People participate in Hong Kong's gay pride parade in 2018. A court ruled Tuesday the government must come up with a plan to recognize same-sex marriage in the next two years. File Photo by Alex Hofford/EPA-EFE
Sept. 5 (UPI) -- Hong Kong's Court of Final Appeal said Tuesday the government must come up with a plan to recognize same-sex marriage after justices ruled that it had failed to constitutionally come up with a framework.
LGBTQ advocates called it a "partial victory" but a "major development" for having relationships officially recognized. By ruling that the government had a constitutional duty to create a plan, the court gave it two years to do so.
"Given all the considerations, and what the court majority has said, I think this is a major step forward and it is a good thing," said Jerome Yan, co-founder of Hong Kong Marriage Equality.
The appeals panel, made up of five justices, heard arguments in June from LGBTQ supporters that a lack of marriage acceptance made their marriage appear "less worthy" than heterosexual ones.
Gay marriage supporters and Amnesty International said they were disappointed that the court declined to go a step further to rule same-sex marriage on par with heterosexual marriage.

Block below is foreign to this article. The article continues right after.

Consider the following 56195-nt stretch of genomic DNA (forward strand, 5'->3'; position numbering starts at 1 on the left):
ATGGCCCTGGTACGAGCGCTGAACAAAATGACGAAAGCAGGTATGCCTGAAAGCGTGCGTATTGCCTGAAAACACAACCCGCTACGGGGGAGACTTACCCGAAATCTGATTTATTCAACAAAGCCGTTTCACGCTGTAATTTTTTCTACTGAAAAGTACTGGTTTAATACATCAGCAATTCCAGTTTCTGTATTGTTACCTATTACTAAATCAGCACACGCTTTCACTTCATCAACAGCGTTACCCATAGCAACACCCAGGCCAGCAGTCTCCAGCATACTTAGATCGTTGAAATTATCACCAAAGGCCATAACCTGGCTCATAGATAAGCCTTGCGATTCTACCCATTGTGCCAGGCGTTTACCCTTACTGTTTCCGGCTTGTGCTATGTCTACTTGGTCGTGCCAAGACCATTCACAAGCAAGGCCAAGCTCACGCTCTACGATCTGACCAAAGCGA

"It is regrettable that the court saw the constitutional right to marry as being exclusively confined to opposite-sex couples," Piya Muqit, Amnesty International's regional director for East, Southeast Asia and the Pacific, said in a statement.
"But it cannot be ignored that the court still demands that the government provide same-sex couples with formal and general legal recognition to protect their rights, enable them to participate with certainty in social life and recognize their legitimacy."
Muquit called for the Hong Kong government to move swiftly to create a plan to accept same-sex marriage instead of riding out the two-year clock to do so.
"Today can be the start of a more equal society in Hong Kong, but there is still a long road ahead," Muqit said. "It is now crucial that the government does not delay in implementing this ruling as a first step toward ensuring full equality for LGBTI people."